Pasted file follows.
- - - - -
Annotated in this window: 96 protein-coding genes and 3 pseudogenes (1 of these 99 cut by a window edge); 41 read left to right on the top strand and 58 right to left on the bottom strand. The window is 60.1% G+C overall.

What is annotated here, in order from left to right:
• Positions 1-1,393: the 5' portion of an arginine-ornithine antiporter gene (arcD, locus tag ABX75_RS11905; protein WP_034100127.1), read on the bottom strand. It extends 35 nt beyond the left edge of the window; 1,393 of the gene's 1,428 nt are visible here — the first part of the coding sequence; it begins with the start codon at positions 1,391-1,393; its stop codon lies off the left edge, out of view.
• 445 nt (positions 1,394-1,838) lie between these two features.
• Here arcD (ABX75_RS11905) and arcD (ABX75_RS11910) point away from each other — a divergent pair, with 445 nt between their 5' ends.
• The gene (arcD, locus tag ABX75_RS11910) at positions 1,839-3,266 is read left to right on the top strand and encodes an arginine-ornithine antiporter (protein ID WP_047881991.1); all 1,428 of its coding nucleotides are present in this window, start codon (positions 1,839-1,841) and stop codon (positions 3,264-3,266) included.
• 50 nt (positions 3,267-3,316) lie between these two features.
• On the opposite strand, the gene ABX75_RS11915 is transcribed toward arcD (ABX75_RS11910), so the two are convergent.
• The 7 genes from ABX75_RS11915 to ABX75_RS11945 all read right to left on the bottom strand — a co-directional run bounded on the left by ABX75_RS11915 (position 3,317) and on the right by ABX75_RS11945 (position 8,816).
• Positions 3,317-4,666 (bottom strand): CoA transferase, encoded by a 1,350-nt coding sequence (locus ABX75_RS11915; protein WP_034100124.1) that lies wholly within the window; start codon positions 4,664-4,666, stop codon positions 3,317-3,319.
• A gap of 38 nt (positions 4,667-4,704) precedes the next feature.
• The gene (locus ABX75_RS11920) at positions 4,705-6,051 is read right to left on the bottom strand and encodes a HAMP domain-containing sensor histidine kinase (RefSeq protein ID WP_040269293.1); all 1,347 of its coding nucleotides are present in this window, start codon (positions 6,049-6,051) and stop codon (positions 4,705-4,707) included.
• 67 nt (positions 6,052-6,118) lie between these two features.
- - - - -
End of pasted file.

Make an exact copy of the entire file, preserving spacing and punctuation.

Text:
Annotated in this window: 96 protein-coding genes and 3 pseudogenes (1 of these 99 cut by a window edge); 41 read left to right on the top strand and 58 right to left on the bottom strand. The window is 60.1% G+C overall.

What is annotated here, in order from left to right:
• Positions 1-1,393: the 5' portion of an arginine-ornithine antiporter gene (arcD, locus tag ABX75_RS11905; protein WP_034100127.1), read on the bottom strand. It extends 35 nt beyond the left edge of the window; 1,393 of the gene's 1,428 nt are visible here — the first part of the coding sequence; it begins with the start codon at positions 1,391-1,393; its stop codon lies off the left edge, out of view.
• 445 nt (positions 1,394-1,838) lie between these two features.
• Here arcD (ABX75_RS11905) and arcD (ABX75_RS11910) point away from each other — a divergent pair, with 445 nt between their 5' ends.
• The gene (arcD, locus tag ABX75_RS11910) at positions 1,839-3,266 is read left to right on the top strand and encodes an arginine-ornithine antiporter (protein ID WP_047881991.1); all 1,428 of its coding nucleotides are present in this window, start codon (positions 1,839-1,841) and stop codon (positions 3,264-3,266) included.
• 50 nt (positions 3,267-3,316) lie between these two features.
• On the opposite strand, the gene ABX75_RS11915 is transcribed toward arcD (ABX75_RS11910), so the two are convergent.
• The 7 genes from ABX75_RS11915 to ABX75_RS11945 all read right to left on the bottom strand — a co-directional run bounded on the left by ABX75_RS11915 (position 3,317) and on the right by ABX75_RS11945 (position 8,816).
• Positions 3,317-4,666 (bottom strand): CoA transferase, encoded by a 1,350-nt coding sequence (locus ABX75_RS11915; protein WP_034100124.1) that lies wholly within the window; start codon positions 4,664-4,666, stop codon positions 3,317-3,319.
• A gap of 38 nt (positions 4,667-4,704) precedes the next feature.
• The gene (locus ABX75_RS11920) at positions 4,705-6,051 is read right to left on the bottom strand and encodes a HAMP domain-containing sensor histidine kinase (RefSeq protein ID WP_040269293.1); all 1,347 of its coding nucleotides are present in this window, start codon (positions 6,049-6,051) and stop codon (positions 4,705-4,707) included.
• 67 nt (positions 6,052-6,118) lie between these two features.